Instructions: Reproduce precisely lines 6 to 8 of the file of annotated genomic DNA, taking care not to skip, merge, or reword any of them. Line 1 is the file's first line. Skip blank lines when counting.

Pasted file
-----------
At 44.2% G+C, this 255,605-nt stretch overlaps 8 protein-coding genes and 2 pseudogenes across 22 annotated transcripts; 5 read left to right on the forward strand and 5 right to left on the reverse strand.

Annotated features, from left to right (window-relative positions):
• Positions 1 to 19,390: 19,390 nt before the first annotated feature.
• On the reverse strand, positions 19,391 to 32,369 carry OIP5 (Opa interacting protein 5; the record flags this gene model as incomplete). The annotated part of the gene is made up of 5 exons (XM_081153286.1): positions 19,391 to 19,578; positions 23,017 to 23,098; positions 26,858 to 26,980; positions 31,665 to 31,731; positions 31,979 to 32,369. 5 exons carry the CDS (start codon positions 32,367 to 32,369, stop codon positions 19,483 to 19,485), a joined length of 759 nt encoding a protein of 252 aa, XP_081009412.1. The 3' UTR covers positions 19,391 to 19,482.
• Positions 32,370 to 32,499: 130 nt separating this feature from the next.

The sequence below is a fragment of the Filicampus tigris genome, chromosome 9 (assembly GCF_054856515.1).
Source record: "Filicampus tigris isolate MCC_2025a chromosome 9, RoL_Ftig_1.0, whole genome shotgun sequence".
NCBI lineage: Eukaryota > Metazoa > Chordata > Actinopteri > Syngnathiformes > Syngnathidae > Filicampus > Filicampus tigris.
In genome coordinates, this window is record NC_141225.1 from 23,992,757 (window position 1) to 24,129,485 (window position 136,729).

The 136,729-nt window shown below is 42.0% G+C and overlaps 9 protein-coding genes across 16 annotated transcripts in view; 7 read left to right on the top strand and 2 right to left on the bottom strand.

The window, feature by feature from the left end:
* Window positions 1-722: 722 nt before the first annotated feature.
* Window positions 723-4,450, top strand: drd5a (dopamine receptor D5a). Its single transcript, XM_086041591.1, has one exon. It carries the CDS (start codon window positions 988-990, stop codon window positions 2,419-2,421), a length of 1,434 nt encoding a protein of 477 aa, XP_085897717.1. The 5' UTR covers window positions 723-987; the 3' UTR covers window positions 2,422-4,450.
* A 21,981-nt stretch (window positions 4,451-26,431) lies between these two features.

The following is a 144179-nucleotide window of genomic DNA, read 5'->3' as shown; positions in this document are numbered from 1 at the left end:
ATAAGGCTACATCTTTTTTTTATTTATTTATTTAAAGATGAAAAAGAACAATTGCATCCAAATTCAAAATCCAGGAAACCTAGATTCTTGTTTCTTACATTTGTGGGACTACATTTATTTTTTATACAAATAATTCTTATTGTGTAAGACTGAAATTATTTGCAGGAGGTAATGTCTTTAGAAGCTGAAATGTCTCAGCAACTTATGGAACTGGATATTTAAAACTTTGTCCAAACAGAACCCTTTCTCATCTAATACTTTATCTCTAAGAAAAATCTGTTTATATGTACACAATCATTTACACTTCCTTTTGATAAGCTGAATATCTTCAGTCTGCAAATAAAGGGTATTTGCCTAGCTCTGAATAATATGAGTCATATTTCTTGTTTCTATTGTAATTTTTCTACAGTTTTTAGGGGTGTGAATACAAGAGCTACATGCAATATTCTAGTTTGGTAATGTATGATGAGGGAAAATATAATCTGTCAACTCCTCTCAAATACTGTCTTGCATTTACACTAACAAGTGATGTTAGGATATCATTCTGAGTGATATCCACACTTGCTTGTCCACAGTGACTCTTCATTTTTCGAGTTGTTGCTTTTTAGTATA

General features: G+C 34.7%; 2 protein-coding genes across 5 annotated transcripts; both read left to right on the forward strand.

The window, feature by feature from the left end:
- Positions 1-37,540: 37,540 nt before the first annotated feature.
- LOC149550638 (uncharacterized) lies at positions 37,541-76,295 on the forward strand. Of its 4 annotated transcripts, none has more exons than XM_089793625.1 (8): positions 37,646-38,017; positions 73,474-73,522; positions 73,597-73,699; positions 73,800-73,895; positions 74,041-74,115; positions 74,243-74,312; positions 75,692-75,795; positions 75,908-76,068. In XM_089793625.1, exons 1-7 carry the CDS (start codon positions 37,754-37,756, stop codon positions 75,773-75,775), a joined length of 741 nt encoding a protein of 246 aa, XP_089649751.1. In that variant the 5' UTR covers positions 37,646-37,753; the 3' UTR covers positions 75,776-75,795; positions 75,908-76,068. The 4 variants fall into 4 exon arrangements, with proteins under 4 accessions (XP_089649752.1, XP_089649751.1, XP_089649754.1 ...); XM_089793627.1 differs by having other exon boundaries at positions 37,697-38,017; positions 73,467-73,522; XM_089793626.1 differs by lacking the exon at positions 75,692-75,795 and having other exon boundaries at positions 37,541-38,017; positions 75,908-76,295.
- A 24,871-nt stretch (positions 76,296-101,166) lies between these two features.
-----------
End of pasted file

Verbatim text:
The sequence below is a fragment of the Filicampus tigris genome, chromosome 9 (assembly GCF_054856515.1).
Source record: "Filicampus tigris isolate MCC_2025a chromosome 9, RoL_Ftig_1.0, whole genome shotgun sequence".
NCBI lineage: Eukaryota > Metazoa > Chordata > Actinopteri > Syngnathiformes > Syngnathidae > Filicampus > Filicampus tigris.